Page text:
The Granite District Board of Education has passed a resolution opting not to implement the provisions of a "school choice" bill enacted by the 1990 Legislature.
The new law would increase burdens for families, students and the district, board members said. They noted that rules and regulations already in place allow students some options in selecting the school they will attend.HB202 was adopted by the 1990 Legislature as a way to allow students to cross neighborhood and district boundaries to attend any school of their choice. The bill gives a "host" district the right to claim half of the resident district's expenditure over and above the weighted pupil unit.
Because some districts spend more than others over the state per-pupil expenditure, they could lose money by accepting students from a district with a lower local contribution. Districts with lower per-pupil expenditures could benefit financially from welcoming students from "richer" districts.
The Granite board said it will stick with laws that preceded HB202.
The existing law, Section 53A-2-203, gives the district full authority to permit attendance by non-resident students, to change attendance rules within the district and to charge non-resident students tuition up to the per capita costs of the program in which the student wishes to enroll, less the state compensation for the program.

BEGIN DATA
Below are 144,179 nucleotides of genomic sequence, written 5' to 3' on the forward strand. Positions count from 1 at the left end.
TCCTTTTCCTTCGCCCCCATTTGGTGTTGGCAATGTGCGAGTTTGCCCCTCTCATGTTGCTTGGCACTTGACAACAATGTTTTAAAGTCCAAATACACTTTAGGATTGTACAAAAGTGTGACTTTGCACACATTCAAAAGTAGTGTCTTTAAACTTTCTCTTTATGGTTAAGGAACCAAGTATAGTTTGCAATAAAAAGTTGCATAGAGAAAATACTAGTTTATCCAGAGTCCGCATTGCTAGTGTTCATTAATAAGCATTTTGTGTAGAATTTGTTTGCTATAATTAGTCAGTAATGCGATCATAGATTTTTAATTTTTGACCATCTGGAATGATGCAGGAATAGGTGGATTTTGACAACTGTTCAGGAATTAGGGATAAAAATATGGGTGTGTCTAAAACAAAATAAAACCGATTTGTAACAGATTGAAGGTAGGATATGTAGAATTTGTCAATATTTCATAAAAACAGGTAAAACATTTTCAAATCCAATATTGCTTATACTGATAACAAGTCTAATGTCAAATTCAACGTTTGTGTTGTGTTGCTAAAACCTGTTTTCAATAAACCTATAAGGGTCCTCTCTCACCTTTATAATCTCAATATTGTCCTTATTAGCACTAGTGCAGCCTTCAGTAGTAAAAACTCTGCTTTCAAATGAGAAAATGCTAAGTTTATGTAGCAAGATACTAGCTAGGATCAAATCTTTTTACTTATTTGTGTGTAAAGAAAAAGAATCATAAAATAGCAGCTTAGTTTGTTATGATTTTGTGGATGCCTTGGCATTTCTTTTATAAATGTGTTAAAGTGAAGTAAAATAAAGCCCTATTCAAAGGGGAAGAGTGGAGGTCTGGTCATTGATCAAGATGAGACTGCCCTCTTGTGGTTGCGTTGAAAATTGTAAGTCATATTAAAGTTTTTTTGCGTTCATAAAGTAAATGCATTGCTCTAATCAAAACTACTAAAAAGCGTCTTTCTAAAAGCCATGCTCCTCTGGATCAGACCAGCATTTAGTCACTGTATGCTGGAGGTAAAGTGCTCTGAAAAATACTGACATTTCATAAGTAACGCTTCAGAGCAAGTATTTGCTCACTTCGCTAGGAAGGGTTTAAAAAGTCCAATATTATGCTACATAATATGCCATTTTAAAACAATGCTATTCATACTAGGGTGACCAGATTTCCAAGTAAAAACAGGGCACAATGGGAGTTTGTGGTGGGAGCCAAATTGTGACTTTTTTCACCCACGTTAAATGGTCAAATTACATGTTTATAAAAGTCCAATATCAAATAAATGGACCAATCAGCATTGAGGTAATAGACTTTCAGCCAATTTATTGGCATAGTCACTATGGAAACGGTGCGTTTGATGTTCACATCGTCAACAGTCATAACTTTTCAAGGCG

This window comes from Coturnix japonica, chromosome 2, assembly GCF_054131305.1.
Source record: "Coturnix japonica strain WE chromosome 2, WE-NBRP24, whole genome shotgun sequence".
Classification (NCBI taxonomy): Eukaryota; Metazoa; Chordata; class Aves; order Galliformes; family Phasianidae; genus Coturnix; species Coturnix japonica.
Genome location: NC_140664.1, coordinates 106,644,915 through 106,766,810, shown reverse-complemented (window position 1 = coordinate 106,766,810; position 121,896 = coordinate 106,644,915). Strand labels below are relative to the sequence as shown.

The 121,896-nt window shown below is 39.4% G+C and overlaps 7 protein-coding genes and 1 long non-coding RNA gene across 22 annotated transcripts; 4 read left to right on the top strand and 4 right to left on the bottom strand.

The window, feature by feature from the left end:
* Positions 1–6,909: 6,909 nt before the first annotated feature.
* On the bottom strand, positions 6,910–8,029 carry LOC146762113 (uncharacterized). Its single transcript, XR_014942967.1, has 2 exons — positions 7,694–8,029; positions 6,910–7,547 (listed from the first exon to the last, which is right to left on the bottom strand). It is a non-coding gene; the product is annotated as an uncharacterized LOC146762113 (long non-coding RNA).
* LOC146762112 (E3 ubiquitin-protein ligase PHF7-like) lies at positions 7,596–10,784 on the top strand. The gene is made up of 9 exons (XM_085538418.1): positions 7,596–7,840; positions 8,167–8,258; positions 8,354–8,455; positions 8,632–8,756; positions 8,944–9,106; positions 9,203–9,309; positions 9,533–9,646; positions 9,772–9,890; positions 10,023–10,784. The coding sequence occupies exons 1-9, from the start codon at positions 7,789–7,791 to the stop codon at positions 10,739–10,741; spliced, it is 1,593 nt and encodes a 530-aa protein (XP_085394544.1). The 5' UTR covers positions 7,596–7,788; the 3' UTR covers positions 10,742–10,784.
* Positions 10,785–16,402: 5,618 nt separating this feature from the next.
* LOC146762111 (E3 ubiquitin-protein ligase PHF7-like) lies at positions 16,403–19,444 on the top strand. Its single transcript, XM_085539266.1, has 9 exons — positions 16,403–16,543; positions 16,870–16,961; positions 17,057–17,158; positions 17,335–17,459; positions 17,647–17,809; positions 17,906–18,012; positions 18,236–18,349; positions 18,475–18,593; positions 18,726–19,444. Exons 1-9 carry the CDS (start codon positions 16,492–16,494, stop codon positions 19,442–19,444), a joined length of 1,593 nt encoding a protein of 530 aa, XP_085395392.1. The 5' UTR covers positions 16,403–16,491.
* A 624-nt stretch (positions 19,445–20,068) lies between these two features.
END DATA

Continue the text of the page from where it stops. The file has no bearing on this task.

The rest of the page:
Currently, more than 7,000 students in the district are attending schools outside their neighborhood boundaries, board members noted. The district offers special permits for those who want to attend another school. In addition, Granite provides education for many Jordan District students because it has schools with space, while Jordan is overcrowded.
Choice in schools is a national trend, but Utah has traditionally had more students crossing boundary lines even than those states that are viewed as leaders in the movement, Granite Board President Lynn Davidson said.
In Minnesota, where statewide choice has been heralded as the national example, approximately 5,000 students are attending schools outside those to which they would normally be assigned. Minnesota has almost twice as many children in school as does Utah, he said.
While Granite will not open its schools on a wide-scale basis to students from outside the district, "The board will continue to work with individual students, their families and other school districts under existing law to permit attendance as appropriate in schools other than the school of residence."